Before Ta-Nehisi Coates began his talk, before he could say a single word, the entire 1,400-capacity crowd in LeFrak Gymnasium was on its feet to welcome him to Amherst College.

As the applause died down, an audience member shouted, “We’re excited to hear you speak!”

“I’m excited to hear me speak, too!” Coates said with a laugh.

In her introduction, President Biddy Martin described the National Book Award winner and MacArthur Fellow as a “genuine intellect” on an “uncompromising and humble quest for understanding.”

“He writes directly and unapologetically about racism,” she added, “and he does so in very personal terms.”

In his talk, Coates began by reading a passage from his award-winning memoir, Between the World and Me, about his experience growing up in West Baltimore and, in particular, a moment in which another young boy pulled a gun on him.

Coates contrasted that moment, and the overwhelming daily fear that his and other families felt in their neighborhood, to the idealized version of the white experience that he saw on TV, as represented in shows such as Mr. Belvedere.

“Why didn’t I know any families like that?” Coates asked of those fictional families. “That’s been the great mission of my life: the constant exploration of that why.”

The American Dream, he said, is really a dream of privilege and abundance with roots in the United States stretching back through the origins of slavery. Since the 1600s, he explained, there has been a slow legal separation between the white and black experiences, a “cleaving away,” that helped create a “definitive working class that could always be depended on.”

“There was abundant land in this country,” Coates said. “What was not abundant was the source of work.”

In reframing the American dream, and in describing slavery as an economic institution—and the reasons why so many people would continue to fight for slavery in the Civil War and beyond—Coates drew an analogy:

“The dream of slave ownership is not so different than the dream of home ownership,” he said. “Many people in this country do not own homes. And yet, if they felt that the government was going to take everyone’s home and liquidate the wealth, and they could be restricted from ever owning a home again, they might fight for that.”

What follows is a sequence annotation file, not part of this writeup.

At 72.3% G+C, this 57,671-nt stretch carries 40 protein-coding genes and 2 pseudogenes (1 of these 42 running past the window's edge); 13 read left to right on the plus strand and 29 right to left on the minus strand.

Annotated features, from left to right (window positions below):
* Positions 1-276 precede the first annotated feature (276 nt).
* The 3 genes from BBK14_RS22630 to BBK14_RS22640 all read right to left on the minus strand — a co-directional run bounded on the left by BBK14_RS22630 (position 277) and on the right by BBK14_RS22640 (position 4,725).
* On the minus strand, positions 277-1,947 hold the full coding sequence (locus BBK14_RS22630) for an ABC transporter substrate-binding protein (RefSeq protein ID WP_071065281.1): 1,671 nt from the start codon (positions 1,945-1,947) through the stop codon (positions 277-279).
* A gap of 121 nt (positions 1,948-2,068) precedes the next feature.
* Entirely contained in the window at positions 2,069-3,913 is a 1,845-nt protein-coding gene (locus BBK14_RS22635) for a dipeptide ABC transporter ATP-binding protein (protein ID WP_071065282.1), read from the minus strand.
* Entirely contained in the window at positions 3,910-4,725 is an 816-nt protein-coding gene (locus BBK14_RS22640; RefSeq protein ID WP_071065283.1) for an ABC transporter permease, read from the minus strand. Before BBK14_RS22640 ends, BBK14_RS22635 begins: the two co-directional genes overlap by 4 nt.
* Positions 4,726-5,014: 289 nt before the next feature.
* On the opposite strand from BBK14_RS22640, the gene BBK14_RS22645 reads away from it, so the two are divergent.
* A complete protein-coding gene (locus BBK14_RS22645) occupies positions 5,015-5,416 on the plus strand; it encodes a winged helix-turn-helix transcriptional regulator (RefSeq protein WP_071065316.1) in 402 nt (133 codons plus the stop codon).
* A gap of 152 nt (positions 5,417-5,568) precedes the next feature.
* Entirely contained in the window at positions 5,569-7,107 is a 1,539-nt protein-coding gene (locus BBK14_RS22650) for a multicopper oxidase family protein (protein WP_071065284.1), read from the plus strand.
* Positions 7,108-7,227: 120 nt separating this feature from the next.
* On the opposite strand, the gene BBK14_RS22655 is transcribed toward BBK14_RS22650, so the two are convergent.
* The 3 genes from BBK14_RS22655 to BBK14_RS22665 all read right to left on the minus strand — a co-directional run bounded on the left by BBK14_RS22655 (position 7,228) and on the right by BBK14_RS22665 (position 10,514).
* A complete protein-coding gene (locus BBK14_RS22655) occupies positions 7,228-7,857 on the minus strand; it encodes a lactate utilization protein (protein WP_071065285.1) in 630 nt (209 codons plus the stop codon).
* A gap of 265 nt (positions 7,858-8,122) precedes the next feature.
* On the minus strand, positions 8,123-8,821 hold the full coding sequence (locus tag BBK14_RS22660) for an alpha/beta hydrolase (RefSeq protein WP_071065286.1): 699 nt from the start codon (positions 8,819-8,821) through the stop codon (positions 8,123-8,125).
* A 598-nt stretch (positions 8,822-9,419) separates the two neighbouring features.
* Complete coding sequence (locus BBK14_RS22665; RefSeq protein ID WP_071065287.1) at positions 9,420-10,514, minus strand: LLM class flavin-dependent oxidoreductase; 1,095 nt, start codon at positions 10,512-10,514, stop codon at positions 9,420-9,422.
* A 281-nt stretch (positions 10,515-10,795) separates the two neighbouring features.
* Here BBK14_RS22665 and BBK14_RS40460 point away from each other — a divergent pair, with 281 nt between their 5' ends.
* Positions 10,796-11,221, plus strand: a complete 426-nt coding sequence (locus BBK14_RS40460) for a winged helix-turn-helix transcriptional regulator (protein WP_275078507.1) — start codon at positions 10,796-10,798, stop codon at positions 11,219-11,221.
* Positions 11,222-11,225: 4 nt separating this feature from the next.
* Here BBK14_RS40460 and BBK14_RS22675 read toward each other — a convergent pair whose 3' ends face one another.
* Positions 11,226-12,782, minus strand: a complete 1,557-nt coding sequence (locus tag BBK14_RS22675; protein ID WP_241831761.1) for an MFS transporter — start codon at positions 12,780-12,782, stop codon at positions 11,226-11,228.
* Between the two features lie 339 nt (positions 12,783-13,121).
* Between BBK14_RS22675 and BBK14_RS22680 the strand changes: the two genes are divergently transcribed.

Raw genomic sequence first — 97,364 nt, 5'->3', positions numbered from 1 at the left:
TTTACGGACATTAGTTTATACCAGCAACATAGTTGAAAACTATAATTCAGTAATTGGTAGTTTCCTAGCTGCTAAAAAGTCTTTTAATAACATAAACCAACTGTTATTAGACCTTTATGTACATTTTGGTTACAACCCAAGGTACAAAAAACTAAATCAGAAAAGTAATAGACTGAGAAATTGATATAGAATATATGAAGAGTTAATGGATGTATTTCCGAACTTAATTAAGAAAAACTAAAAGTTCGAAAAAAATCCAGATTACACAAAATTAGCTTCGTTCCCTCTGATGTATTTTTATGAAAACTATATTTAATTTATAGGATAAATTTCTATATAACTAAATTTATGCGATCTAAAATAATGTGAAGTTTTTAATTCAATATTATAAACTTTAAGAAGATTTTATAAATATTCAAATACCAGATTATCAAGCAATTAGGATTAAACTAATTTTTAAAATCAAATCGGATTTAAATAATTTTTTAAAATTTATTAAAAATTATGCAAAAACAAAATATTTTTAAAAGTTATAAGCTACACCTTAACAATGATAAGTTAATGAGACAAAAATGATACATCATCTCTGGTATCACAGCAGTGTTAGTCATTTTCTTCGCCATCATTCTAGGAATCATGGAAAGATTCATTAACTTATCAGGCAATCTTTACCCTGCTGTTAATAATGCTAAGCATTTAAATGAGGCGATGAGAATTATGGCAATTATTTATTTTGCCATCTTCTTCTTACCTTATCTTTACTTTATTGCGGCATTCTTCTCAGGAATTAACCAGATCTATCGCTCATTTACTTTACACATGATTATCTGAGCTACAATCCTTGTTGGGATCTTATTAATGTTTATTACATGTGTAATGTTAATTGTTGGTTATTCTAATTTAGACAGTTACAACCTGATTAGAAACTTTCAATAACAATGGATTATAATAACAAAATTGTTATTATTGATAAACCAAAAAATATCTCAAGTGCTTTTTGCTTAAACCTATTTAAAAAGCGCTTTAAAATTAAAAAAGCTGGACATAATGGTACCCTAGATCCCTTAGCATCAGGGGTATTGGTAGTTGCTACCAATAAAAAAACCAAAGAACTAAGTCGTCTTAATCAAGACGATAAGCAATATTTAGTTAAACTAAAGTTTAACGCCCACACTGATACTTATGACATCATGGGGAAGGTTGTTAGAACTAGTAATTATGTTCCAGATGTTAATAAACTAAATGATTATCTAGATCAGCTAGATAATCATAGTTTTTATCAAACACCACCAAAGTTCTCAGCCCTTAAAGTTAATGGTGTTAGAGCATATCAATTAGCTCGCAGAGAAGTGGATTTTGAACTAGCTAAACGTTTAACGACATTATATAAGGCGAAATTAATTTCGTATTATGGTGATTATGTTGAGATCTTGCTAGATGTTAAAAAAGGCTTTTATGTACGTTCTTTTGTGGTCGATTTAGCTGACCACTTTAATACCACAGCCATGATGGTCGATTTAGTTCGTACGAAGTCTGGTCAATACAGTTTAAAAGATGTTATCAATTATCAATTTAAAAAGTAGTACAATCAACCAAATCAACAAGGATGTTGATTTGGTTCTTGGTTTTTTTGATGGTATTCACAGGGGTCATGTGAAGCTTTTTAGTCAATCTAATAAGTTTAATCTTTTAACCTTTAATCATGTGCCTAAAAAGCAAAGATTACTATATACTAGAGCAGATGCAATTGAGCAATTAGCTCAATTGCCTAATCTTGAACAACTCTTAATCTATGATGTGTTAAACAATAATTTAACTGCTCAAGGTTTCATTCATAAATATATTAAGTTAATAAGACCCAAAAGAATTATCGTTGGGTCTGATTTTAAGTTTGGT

A legacy of aspirations built on oppression continued through the Jim Crow era and created a form of "racism implicit even in the best efforts,” he said. The GI Bill is one example: Widely considered a great piece of legislation, it required that veterans seek approval from local officials, a nearly impossible prospect for African-Americans in some Southern areas. As Coates noted, the bill was one of the insidious ways such government policies were written to “cut as many black people out as possible.”

While no society is completely without sin, Coates said, the United States tends to believe in its own exceptionalism—a point he drove home during the post-talk Q&A.

“It’s not so much what we’ve done than the insistence we haven’t done it that haunts so many of us,” he said, arguing that this attitude pervades modern society, with even journalists shying away  from confronting difficult issues.

“The whole country is a safe space for being white,” he said, as the crowd snapped in agreement. He added that people of color “end up having to demand explicitly what is implicit for everyone else.”

In response to a student question about modern-day slavery, Coates said the problem is that the United States was not merely a society where slavery existed, but instead a slave society.

“There’s no America without slavery,” he said. “This was not a mistake we made while walking somewhere else. This was the somewhere else we were walking to.”